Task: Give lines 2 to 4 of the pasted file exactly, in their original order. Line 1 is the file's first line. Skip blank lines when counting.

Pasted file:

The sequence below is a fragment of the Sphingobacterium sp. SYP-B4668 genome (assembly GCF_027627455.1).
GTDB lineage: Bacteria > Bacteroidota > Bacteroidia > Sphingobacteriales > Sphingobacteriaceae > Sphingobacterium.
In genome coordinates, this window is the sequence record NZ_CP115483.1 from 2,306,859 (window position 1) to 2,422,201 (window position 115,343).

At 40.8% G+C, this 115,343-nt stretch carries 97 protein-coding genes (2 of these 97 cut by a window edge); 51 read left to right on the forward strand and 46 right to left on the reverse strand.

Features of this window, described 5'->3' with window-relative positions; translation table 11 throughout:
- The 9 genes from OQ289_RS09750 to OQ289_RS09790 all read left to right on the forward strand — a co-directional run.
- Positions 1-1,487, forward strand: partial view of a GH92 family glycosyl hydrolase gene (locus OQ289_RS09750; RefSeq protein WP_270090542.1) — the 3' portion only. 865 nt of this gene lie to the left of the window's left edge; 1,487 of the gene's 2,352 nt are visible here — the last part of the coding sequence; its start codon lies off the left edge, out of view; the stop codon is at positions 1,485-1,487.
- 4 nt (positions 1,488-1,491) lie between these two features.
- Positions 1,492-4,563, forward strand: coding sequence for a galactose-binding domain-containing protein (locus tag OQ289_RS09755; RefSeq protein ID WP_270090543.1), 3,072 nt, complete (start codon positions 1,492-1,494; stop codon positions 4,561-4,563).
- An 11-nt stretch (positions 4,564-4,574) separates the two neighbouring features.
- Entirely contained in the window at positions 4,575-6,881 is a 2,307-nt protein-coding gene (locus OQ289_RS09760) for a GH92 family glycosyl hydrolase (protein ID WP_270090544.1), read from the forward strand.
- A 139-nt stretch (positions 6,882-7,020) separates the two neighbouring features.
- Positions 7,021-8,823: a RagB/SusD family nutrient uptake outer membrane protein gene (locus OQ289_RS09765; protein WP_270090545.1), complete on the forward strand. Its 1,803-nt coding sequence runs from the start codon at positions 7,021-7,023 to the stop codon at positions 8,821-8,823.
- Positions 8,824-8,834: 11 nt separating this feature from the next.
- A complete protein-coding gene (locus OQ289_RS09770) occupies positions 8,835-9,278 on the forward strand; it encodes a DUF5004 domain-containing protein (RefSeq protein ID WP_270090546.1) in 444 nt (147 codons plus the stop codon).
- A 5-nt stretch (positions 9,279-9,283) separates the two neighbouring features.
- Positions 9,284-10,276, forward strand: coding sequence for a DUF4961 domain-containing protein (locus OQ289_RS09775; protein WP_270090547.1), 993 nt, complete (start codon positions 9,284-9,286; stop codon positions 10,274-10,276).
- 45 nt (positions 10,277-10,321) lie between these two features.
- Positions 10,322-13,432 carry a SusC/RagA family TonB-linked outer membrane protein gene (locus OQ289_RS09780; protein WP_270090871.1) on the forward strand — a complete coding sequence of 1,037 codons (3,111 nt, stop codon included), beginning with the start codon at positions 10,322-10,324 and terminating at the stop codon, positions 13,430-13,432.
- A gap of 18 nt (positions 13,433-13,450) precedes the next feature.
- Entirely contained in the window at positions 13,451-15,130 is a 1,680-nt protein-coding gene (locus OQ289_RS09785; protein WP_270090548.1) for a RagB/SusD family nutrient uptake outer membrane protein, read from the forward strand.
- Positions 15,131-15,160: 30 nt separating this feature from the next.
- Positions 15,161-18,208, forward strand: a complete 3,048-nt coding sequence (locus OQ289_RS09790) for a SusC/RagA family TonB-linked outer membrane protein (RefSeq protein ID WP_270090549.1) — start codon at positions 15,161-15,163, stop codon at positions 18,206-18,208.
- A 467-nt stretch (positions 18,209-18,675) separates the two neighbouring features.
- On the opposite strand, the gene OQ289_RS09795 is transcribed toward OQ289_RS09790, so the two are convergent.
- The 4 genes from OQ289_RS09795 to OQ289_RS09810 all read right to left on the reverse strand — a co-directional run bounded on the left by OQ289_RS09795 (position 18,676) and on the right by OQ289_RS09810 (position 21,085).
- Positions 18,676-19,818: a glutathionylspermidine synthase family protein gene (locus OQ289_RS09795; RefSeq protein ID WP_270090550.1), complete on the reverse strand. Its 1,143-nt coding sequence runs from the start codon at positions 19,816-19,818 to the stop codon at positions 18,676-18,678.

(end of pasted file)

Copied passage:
GTDB lineage: Bacteria > Bacteroidota > Bacteroidia > Sphingobacteriales > Sphingobacteriaceae > Sphingobacterium.
In genome coordinates, this window is the sequence record NZ_CP115483.1 from 2,306,859 (window position 1) to 2,422,201 (window position 115,343).

At 40.8% G+C, this 115,343-nt stretch carries 97 protein-coding genes (2 of these 97 cut by a window edge); 51 read left to right on the forward strand and 46 right to left on the reverse strand.